Federal Trade Commission Chairman Joe Simons asked children’s privacy advocates if having channels disable advertisements on YouTube videos for kids could settle concerns the Google affiliate is violating children’s online privacy laws, Bloomberg reports.
Though it’s not clear what might end up in any settlement with YouTube, it’s notable that Mr. Simons, a Republican, would consider a solution that puts the burden on channels themselves to keep kids from ads and potentially take away revenue sources for those who use YouTube.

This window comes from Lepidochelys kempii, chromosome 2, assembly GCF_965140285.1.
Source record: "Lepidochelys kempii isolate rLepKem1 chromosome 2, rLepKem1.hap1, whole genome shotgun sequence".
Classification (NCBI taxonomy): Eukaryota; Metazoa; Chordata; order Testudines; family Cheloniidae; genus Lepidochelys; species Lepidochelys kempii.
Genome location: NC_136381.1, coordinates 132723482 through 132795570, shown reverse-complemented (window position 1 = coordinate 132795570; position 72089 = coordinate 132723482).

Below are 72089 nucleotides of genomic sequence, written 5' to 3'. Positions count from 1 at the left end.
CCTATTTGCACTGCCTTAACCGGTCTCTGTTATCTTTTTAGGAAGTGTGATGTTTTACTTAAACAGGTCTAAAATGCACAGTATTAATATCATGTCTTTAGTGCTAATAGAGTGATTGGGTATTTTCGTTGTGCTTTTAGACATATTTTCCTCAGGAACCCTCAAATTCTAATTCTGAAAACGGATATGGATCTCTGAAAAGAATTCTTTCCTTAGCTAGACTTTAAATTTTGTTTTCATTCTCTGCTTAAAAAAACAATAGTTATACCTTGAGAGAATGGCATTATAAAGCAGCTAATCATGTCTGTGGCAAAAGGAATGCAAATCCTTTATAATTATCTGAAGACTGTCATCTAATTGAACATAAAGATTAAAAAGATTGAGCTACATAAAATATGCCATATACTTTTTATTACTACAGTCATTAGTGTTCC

One estimate from Loup Ventures has YouTube making about 5% annually, or $750 million, in revenue from children’s content.
The suggestion was floated during a July 1 call among children’s privacy advocates such as the Campaign for a Commercial-Free Childhood and the Center for Digital Democracy and FTC commissioners. Privacy advocates said in a letter released Monday that they didn’t believe stripping ads was the right solution. They have suggested putting YouTube children’s content on another platform entirely.